Reviews: The Following

A fantastic show

FOX has finally pulled me in again with a show that is heavily gruesome but brilliant.

The Following follows an ex-FBI agent named Ryan Hardy: an alcoholic loner beset by problems stemming from a case involving serial killer Joe Carroll, who uses influences from Edgar Allan Poe as his modus operandi. When Carroll escapes from prison, the FBI calls Hardy back into action to help them track Carroll down due to him being the one that single-handedly caught him in the first place. During his search, Hardy is opposed by a sinister cult that was assembled by Carroll during his time in prison. Cue the season-wide plot.

First of all, Kevin Bacon plays Hardy. That alone should be enough.

Realistically though, Bacon plays the part excellently and the character is one that you will root for the entire time. Hardy has some cliches about him but those are overshadowed by more original qualities and issues he has (for example, Hardy has a figurative "curse" that becomes a minor motif in the season where everyone he cares about seemingly dies). Overall, Hardy is a proficiently written character that has some typical problems but they are masterfully put down by Bacon's A-plus acting and other quirks.

Now, on to Carroll, who might as well be the first troper to be a serial killer AND cult leader. As a character, Carroll is as evil as they come; and at first, you will like the character because of his charm, but as the season progresses, he becomes an absolute bastard. It's not like he ever was, but he profoundly shows it near the end. Carroll has some of his own new takes on how he kills, and those takes make his character all the better. Think of him as a mix of Hannibal Lecter, Red John, Charles Manson and Ted Bundy.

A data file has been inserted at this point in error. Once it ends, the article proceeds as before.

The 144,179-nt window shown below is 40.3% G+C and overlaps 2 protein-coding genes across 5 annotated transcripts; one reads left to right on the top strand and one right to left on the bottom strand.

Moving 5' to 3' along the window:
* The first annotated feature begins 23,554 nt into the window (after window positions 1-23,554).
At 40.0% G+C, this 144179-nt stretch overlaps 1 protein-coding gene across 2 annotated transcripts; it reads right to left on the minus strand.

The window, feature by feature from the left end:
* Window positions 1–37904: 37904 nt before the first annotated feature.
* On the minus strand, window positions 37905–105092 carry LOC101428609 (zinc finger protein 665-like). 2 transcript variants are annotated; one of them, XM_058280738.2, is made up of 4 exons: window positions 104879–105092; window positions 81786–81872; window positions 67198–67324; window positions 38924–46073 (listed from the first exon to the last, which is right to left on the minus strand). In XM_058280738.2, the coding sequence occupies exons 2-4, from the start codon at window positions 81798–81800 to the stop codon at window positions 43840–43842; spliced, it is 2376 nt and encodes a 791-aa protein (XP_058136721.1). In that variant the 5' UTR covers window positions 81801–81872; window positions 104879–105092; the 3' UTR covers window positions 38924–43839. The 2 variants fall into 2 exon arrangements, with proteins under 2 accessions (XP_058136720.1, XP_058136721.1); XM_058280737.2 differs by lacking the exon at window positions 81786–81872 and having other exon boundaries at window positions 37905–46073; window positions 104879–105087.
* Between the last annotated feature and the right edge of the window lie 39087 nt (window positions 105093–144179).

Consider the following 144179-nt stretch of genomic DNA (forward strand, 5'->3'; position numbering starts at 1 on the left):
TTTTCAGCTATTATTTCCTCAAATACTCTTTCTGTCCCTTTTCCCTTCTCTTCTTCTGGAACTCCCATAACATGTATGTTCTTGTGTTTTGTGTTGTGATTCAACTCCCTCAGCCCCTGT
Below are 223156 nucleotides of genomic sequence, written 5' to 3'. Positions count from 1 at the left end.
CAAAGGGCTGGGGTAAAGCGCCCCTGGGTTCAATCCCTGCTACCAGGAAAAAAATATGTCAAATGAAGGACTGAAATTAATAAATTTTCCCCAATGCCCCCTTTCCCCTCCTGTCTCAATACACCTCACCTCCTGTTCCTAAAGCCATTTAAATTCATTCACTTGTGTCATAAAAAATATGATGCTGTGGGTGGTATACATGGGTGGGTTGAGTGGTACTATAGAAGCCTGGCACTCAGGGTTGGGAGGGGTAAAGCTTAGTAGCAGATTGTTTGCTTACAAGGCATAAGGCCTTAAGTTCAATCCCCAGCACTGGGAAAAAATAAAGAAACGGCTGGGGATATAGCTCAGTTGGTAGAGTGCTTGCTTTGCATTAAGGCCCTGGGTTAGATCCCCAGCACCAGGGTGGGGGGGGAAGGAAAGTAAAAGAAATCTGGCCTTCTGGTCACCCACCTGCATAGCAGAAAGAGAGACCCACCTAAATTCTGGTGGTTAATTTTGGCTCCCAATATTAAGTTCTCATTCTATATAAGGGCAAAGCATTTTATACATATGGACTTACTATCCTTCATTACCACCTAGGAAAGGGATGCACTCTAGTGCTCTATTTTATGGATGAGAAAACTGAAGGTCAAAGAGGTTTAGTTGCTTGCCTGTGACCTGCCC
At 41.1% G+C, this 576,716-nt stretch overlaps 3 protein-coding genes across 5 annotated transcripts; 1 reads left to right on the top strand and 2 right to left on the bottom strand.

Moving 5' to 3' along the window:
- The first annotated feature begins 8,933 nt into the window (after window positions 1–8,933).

Also, James Purefoy. 'Nuff said.

On to the actual show, it is written with intelligence at the forefront. There are some liberties that are taken, but those are expected. The show reels you in with suspense and doesn't let go until the hour is up, and even then, you will be craving the next episode. Some parts seem fantastical and it has garnered criticism for its portrayal of the FBI's actions, but those are overshadowed much like the character cliches.

Overall, great show. I give it an 8.6 out of 10.

Starts very effectively, but...

Dark. Gruesome. Deadly. Dangerous. Gory. And whatever other shadowy adjectives you can think of.

For once, the Viewer Discretion Advised warning must be taken seriously. Nothing nearly as terrifying as this show has ever blackened America's broadcast airwaves with its presence before. Not even American Horror Story, which is at times too campy to be genuinely scary.

Trigger warnings abound throughout the pilot alone: eyes are gouged out, throats slit, blood spilled on everything, the thud of a damaged heart echoing over everything else, and overall lack of humor and/or comic relief. Even the sun seemed too afraid to show itself on the days the pilot was being shot.

That said, though, it's a great start. Unfortunately, I found that the show started suffering from what I now call the 666 Park Avenue effect. I tend to hate it when people criticize a show by saying it had a good premise but poor execution, but as with 666PA, I ended up gradually losing interest in the show because while the pilot was great, the subsequent episodes didn't add very much to the story, if at all, and was starting to settle into a bit of a more-of-the-same pattern. I kept going with this show for three more episodes, but only because of the fact that each episode ends with a bit of a cliffhanger, usually involving some minor character(s). The EGREGIOUS use of Villain Sue (my least favorite character type, and for good reason) doesn't help matters at all. Apparently I'm not the only one who thinks this; the show's ratings have already dropped 25% since the pilot. And with Fox's other shows crashing, this one probably ain't going anywhere soon.